It is not possible to ban the use of animal testing since scientists have not yet developed other means of ensuring the efficacy and safety of products. However, people can take the initiative of using fewer animals during testing. Governments need to establish stricter laws regarding the treatment of animals. Scientists have to realize that animals suffer and they do experience pain when they are subjected to poor treatment. They therefore have to use methods, which ensure that the animals experience less pain. Various groups can share data especially if they are dealing with the same thing. They can share existing data instead of conducting new research and using more animals for their research and testing (Office of Technology Assessment & Congress n. d.). Companies can choose to use products that have already been tested for safety.


Many animals die from road accidents, hunting and through other means. However, it would be reckless of people to ignore their plight by treating them cruelly. The animal rights movement has made some great strides in advocating for better treatment of animals. The movements have ensured that people do not just use animals for the sake of their own pleasure but they are used for scientific reasons. Much as this is commendable, those who oppose human testing have to admit that it has made major contributions on medicine. Hygiene and diet are not the only factors that contributed to eradication of diseases. Without vaccinations, some of the diseases, such as smallpox, which plagued humans, could still be a problem today. The main thing would be to treat animals in a humane way while scientists continue looking for alternative means to testing and ensuring product safety. Substituting the animals for humans is not an alternative since this would lead to more risks and more problems.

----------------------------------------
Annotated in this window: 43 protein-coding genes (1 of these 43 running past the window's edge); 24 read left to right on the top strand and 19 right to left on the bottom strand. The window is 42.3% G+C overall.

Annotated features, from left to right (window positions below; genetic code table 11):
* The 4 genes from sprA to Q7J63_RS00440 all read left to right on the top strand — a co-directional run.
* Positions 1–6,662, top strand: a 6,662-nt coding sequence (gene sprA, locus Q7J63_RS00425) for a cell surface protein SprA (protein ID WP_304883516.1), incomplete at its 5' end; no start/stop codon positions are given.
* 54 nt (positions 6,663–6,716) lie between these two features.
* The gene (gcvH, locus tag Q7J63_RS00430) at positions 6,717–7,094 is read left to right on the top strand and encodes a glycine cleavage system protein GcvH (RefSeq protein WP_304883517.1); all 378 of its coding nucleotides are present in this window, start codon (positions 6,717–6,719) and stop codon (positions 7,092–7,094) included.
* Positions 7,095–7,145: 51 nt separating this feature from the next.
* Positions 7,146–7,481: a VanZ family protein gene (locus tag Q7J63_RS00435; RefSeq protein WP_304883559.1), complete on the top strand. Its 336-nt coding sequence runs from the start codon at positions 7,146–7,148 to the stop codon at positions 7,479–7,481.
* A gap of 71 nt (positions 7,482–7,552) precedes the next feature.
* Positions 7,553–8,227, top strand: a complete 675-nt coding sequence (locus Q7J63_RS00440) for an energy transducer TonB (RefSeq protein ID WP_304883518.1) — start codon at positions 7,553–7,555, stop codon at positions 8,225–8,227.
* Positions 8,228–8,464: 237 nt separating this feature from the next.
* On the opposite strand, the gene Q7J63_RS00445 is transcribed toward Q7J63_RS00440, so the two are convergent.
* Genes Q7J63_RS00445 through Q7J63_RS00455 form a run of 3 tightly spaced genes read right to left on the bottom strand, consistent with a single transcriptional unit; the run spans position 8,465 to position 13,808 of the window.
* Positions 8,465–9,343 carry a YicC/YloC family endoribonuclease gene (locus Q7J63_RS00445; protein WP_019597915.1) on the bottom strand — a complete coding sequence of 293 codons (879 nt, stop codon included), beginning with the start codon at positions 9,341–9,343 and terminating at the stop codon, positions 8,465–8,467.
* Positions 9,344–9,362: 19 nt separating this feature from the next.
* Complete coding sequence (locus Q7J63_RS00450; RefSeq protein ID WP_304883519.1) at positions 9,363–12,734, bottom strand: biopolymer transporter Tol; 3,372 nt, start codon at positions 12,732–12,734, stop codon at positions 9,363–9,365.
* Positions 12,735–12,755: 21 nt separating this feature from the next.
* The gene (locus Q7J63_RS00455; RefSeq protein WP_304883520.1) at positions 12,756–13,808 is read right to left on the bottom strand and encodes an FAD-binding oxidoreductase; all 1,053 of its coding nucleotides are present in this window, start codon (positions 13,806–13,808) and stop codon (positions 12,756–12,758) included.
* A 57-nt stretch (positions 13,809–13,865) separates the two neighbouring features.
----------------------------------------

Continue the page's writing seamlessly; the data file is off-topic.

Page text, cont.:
Avert. (2011). HIV drugs, vaccines and animal testing. Retrieved from

Avert is concerned with averting HIV and AIDS. The article is concerned with issues concerning vaccines, HIV and animal testing. It gives various arguments on why people support or why they are opposed to animal testing. It also includes the views of animal testing from people who are infected with HIV. It looks at the future of animal testing and HIV. It notes that it is not possible for a person to support research on HIV yet at the same time be opposed to animal testing. This is because HIV tests and vaccines are carried out on animals, specifically the primates.

Hayhurst, C. (2000). Animal testing: The animal rights debate. New York, NY: The Rosen Publishing Group

This book discusses various issues concerning animal testing. It examines the pros and cons of animal testing and looks at the legal and ethical issues involved in animal testing. It starts with an introduction and a brief history concerning animals’ rights and the animal rights movements. It does not fail to point out the benefits realized through animal testing while at the same time criticizing cruelty towards animals. It also examines what the law says regarding this and the subsequent amendments made.